The stalled and sputtering spectacle the Russian military is making of itself in Ukraine came as a revelation to General Frank McKenzie – and almost certainly to Vladimir Putin as well. "I am surprised at the problems they were having," McKenzie said. "It should be very concerning to Russian leadership."
As commander of U.S. forces in the Middle East, McKenzie has spent the last three years operating in close proximity to the Russians in Syria, and knows their history as one of the world's great tank armies – all of which has been belied by the first three weeks of war.
"They haven't been able to maneuver their armor effectively," McKenzie told CBS News national security correspondent David Martin. "There's a tremendous history of that, actually, in the Russian military, being able to do deep-armored operations. At the end of the Second World War, they were as good at that as anybody else. But these guys don't seem to have remembered that."
"Should heads roll?" Martin asked.
"I would not be happy if that's the way U.S. forces were performing," McKenzie replied. "We have non-commissioned officers that are the backbone of the joint force. They're the people that actually make sure things are done, that continuing actions are taken, that you dig in, that your tanks don't run out of fuel."
McKenzie, himself a tank commander as a young officer, watched in disbelief as an entire armored column advancing on Kyiv literally ran out of gas.
"If you're going to drive and operate a main battle tank as a commander, and I have, then you are thinking all the time about fueling that beast. If you're not thinking about fueling that beast, then you're behind. And they appear to have not taken those basic logistical considerations and trying as they move forward."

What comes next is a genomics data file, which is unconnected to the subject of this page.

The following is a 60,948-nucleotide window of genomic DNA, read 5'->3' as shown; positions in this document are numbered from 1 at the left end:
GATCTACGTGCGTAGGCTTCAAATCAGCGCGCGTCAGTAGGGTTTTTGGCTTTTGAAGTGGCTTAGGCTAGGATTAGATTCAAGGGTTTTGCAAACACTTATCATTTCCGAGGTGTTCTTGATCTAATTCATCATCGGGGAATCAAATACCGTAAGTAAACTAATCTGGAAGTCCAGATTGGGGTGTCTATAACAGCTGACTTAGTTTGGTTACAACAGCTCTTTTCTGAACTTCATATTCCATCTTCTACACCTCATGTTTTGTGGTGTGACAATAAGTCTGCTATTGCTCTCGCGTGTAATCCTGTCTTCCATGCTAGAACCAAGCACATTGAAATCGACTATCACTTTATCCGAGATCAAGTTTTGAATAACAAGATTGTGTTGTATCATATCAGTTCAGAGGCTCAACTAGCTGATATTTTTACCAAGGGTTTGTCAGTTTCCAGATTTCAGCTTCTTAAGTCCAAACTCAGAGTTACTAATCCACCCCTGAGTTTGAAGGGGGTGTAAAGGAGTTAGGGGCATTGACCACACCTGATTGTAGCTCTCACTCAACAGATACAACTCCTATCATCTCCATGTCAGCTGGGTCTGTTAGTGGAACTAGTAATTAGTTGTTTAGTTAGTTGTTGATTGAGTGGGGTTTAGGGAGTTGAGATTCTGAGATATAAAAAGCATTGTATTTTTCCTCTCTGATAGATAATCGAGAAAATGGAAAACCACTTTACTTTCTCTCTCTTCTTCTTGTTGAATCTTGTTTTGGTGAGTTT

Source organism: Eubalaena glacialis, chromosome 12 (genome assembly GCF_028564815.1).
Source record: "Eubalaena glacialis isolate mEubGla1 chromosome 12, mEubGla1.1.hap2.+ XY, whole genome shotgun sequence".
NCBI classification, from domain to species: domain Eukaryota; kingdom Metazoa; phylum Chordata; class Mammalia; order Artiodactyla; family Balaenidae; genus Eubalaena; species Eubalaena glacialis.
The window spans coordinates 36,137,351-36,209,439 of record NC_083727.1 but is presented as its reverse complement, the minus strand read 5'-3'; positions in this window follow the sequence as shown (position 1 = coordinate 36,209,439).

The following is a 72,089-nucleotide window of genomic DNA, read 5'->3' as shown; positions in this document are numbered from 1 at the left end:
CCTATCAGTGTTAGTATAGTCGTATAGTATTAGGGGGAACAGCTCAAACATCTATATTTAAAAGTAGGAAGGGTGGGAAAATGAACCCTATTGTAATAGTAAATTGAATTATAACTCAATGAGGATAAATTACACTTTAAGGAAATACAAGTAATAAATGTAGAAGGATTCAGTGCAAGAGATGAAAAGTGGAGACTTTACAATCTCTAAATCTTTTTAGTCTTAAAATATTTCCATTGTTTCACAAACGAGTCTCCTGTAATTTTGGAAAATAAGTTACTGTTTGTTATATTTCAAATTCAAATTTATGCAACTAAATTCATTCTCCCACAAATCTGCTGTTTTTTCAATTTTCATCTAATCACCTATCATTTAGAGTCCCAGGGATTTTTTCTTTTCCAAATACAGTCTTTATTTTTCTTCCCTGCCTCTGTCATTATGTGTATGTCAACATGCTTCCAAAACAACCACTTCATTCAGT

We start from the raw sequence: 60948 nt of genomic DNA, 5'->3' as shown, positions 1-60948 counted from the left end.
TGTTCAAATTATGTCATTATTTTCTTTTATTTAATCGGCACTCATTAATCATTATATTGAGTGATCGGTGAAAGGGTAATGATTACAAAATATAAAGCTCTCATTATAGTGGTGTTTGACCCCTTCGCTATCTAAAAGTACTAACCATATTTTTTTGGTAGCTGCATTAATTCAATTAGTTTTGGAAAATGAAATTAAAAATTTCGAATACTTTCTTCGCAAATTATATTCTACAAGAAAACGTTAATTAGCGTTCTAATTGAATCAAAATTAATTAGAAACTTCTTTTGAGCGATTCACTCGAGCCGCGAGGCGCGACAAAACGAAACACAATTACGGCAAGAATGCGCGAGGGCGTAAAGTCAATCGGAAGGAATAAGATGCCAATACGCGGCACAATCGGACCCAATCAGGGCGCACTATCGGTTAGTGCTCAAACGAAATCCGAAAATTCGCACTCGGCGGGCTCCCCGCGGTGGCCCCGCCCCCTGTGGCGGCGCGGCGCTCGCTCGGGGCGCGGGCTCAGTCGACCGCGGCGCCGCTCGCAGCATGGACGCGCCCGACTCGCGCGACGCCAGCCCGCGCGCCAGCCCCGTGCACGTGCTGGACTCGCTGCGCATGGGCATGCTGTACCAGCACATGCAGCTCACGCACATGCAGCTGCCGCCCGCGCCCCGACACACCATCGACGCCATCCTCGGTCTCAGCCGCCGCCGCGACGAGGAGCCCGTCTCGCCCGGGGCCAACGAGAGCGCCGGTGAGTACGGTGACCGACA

Martin asked, "Are you surprised they seem to be sticking to the roads?"
"That's a lack of training," he said. "You've got to get off the roads to maneuver. The roads are death traps, particularly for armored vehicles, particularly when you're fighting people that have good anti-tank systems, and the Ukrainians do have good anti-tank systems."
On Wednesday President Biden promised. "The United States and our allies and partners are fully committed to surging weapons of assistance to the Ukrainians," he said, "and more will be coming."
Including the shoulder-fired Javelin, which dives down on the top of a tank where the armor is thinnest. Using everything from the high-end Javelin to the workaday rocket-propelled grenade launcher, the Ukrainians have destroyed several hundred Russian vehicles.
Martin asked, "How much of this is due to Russian incompetence as opposed to Ukrainian skill?"
"That's a great question, and I think we're going to have to see how this progresses a little further to be able to finally answer that question. I would say this: the Ukrainians have shown great bravery in defending their country. It's less clear to me how aggressive and motivated Russian forces are down at the individual soldier level, the platoons that are actually driving on the roads, you know, meeting the enemy."
Ukrainian resistance foiled Russia's plan to take the capital of Kyiv with a lightning strike in the opening days of the war. With their vaunted tank army stalled, the Russians have reverted to siege tactics – pounding cities and their residents with rockets and artillery. But they are expected to regroup and try again.
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"Is it conceivable to you that Russia could just flat-out fail to take Kyiv?" asked Martin.
"I would be surprised if that outcome happened," McKenzie replied. "Taking Kyiv is very important to them. I predict they'll try very hard to take it, and I think there could be a horrific price, actually, to be paid in the civilian population as they move against the city."
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Story produced by Mary Walsh. Editor: Mike Levine.
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